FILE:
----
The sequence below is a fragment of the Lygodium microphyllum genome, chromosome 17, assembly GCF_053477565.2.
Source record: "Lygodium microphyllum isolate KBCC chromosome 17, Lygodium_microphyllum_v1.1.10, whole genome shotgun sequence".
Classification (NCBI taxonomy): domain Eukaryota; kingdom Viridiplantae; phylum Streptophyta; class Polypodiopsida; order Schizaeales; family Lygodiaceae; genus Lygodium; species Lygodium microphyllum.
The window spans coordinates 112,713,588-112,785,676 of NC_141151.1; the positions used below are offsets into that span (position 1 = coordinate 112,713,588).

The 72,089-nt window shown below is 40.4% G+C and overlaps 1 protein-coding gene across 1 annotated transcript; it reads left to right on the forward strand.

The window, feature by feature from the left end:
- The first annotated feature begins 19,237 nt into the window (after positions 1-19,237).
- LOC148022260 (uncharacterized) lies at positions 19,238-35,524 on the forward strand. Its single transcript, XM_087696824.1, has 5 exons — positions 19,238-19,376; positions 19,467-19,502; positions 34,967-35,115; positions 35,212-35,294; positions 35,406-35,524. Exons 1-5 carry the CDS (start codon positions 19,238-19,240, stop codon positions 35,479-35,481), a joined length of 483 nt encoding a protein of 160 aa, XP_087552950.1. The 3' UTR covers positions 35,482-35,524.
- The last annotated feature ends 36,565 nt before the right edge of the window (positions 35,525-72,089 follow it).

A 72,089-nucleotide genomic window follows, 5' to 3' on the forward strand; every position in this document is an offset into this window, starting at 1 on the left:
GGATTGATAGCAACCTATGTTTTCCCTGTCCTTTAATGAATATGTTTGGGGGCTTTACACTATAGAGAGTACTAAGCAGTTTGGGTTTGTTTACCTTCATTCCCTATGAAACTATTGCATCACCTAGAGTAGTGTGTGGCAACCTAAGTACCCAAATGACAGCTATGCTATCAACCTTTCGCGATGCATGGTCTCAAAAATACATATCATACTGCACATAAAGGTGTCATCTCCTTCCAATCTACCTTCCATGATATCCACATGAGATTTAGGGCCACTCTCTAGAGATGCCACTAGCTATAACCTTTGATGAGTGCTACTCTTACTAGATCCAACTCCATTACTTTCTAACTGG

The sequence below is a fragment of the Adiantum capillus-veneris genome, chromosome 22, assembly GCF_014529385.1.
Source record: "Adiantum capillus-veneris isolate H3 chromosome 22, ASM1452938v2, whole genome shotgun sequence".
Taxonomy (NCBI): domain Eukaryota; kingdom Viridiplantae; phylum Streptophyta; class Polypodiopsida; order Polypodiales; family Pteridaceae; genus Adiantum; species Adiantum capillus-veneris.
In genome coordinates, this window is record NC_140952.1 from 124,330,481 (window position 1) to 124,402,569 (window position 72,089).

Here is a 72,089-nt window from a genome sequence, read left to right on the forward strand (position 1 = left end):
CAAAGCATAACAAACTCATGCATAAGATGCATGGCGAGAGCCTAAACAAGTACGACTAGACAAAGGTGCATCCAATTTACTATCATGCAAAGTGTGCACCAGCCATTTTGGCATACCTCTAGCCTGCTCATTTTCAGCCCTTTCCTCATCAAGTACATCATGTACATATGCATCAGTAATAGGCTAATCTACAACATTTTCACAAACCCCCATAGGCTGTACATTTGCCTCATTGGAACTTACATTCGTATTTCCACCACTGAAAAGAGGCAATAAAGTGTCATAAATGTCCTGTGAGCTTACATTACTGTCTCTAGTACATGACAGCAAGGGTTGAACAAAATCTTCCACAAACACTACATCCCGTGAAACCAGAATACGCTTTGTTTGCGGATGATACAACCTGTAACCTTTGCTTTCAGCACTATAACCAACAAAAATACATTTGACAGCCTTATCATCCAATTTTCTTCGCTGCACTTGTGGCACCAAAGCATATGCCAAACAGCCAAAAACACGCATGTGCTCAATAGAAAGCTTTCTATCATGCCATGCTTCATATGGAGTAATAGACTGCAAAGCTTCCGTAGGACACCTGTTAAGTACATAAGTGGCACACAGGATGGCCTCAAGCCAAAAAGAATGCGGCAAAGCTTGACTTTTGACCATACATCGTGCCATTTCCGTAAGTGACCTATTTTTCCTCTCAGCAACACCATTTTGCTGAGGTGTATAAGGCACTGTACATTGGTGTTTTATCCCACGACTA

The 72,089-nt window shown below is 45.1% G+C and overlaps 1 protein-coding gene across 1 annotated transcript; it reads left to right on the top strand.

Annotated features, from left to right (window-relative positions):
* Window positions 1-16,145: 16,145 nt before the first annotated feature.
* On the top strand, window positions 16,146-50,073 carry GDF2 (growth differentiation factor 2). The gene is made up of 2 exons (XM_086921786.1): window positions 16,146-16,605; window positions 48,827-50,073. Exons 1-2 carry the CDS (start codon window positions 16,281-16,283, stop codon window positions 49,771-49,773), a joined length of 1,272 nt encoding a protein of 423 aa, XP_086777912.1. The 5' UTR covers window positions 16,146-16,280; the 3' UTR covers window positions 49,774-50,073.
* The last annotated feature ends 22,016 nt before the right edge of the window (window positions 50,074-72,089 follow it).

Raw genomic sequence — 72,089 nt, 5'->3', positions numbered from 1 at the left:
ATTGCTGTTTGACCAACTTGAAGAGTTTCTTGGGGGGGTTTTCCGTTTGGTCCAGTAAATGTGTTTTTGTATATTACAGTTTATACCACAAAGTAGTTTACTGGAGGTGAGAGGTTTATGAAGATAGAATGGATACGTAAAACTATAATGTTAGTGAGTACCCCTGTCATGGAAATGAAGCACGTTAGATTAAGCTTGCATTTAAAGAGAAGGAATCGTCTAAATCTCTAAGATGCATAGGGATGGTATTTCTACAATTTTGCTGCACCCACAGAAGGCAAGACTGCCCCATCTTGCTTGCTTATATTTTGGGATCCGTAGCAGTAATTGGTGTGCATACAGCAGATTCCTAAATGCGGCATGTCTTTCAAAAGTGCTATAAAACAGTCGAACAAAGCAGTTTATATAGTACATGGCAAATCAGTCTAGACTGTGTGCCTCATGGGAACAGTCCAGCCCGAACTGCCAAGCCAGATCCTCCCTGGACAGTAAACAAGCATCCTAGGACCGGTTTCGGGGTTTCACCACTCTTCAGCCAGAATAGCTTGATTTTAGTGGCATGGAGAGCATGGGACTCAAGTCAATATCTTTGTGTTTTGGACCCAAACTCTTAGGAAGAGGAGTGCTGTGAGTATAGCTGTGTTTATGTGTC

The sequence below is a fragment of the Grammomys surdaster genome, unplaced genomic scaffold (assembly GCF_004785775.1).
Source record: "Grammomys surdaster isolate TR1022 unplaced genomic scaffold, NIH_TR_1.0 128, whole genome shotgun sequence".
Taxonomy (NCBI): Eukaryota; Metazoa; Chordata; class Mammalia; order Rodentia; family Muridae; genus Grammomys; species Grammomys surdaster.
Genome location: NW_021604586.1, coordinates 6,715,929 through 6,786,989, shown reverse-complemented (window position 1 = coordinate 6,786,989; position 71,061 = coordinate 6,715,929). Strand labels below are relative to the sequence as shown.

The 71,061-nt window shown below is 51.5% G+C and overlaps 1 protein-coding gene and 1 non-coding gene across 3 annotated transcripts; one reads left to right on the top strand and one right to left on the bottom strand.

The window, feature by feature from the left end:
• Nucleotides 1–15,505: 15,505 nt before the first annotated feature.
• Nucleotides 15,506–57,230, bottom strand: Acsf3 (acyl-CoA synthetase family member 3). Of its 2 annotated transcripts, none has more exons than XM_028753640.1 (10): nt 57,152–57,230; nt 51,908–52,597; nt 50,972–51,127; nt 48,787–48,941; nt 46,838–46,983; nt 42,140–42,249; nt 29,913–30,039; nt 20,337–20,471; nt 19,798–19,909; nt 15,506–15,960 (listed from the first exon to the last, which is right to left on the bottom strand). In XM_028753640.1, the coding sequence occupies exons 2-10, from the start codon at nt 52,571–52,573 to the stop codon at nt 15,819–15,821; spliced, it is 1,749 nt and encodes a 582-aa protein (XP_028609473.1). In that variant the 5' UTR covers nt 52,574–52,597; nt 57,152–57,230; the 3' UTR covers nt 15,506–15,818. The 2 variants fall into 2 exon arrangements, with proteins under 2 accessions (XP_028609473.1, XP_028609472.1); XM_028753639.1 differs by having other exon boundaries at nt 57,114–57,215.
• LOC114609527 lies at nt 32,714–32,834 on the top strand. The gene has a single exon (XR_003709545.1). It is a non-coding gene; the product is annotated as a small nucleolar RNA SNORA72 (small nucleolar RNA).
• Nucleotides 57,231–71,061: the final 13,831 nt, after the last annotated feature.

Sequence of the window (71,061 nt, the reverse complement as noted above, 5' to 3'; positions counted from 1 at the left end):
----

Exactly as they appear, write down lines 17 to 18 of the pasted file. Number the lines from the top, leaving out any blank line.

CAAAGCATAACAAACTCATGCATAAGATGCATGGCGAGAGCCTAAACAAGTACGACTAGACAAAGGTGCATCCAATTTACTATCATGCAAAGTGTGCACCAGCCATTTTGGCATACCTCTAGCCTGCTCATTTTCAGCCCTTTCCTCATCAAGTACATCATGTACATATGCATCAGTAATAGGCTAATCTACAACATTTTCACAAACCCCCATAGGCTGTACATTTGCCTCATTGGAACTTACATTCGTATTTCCACCACTGAAAAGAGGCAATAAAGTGTCATAAATGTCCTGTGAGCTTACATTACTGTCTCTAGTACATGACAGCAAGGGTTGAACAAAATCTTCCACAAACACTACATCCCGTGAAACCAGAATACGCTTTGTTTGCGGATGATACAACCTGTAACCTTTGCTTTCAGCACTATAACCAACAAAAATACATTTGACAGCCTTATCATCCAATTTTCTTCGCTGCACTTGTGGCACCAAAGCATATGCCAAACAGCCAAAAACACGCATGTGCTCAATAGAAAGCTTTCTATCATGCCATGCTTCATATGGAGTAATAGACTGCAAAGCTTCCGTAGGACACCTGTTAAGTACATAAGTGGCACACAGGATGGCCTCAAGCCAAAAAGAATGCGGCAAAGCTTGACTTTTGACCATACATCGTGCCATTTCCGTAAGTGACCTATTTTTCCTCTCAGCAACACCATTTTGCTGAGGTGTATAAGGCACTGTACATTGGTGTTTTATCCCACGACTA

The 72,089-nt window shown below is 45.1% G+C and overlaps 1 protein-coding gene across 1 annotated transcript; it reads left to right on the top strand.